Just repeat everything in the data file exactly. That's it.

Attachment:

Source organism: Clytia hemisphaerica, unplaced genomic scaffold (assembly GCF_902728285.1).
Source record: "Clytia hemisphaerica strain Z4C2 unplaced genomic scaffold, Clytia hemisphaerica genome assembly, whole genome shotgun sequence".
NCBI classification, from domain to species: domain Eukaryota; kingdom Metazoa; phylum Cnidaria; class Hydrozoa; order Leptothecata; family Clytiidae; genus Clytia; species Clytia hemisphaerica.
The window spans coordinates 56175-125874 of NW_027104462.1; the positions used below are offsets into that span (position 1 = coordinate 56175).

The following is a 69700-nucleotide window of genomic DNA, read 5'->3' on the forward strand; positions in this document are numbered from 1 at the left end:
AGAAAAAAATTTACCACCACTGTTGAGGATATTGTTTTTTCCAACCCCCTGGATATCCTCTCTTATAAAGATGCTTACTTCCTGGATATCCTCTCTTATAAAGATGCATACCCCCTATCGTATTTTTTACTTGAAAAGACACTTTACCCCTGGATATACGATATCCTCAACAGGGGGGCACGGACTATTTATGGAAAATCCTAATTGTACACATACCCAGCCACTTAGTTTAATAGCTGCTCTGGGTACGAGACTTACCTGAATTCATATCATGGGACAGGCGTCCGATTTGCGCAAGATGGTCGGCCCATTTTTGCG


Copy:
Source organism: Clytia hemisphaerica, unplaced genomic scaffold (assembly GCF_902728285.1).
Source record: "Clytia hemisphaerica strain Z4C2 unplaced genomic scaffold, Clytia hemisphaerica genome assembly, whole genome shotgun sequence".
NCBI classification, from domain to species: domain Eukaryota; kingdom Metazoa; phylum Cnidaria; class Hydrozoa; order Leptothecata; family Clytiidae; genus Clytia; species Clytia hemisphaerica.
The window spans coordinates 56175-125874 of NW_027104462.1; the positions used below are offsets into that span (position 1 = coordinate 56175).

The following is a 69700-nucleotide window of genomic DNA, read 5'->3' on the forward strand; positions in this document are numbered from 1 at the left end:
AGAAAAAAATTTACCACCACTGTTGAGGATATTGTTTTTTCCAACCCCCTGGATATCCTCTCTTATAAAGATGCTTACTTCCTGGATATCCTCTCTTATAAAGATGCATACCCCCTATCGTATTTTTTACTTGAAAAGACACTTTACCCCTGGATATACGATATCCTCAACAGGGGGGCACGGACTATTTATGGAAAATCCTAATTGTACACATACCCAGCCACTTAGTTTAATAGCTGCTCTGGGTACGAGACTTACCTGAATTCATATCATGGGACAGGCGTCCGATTTGCGCAAGATGGTCGGCCCATTTTTGCG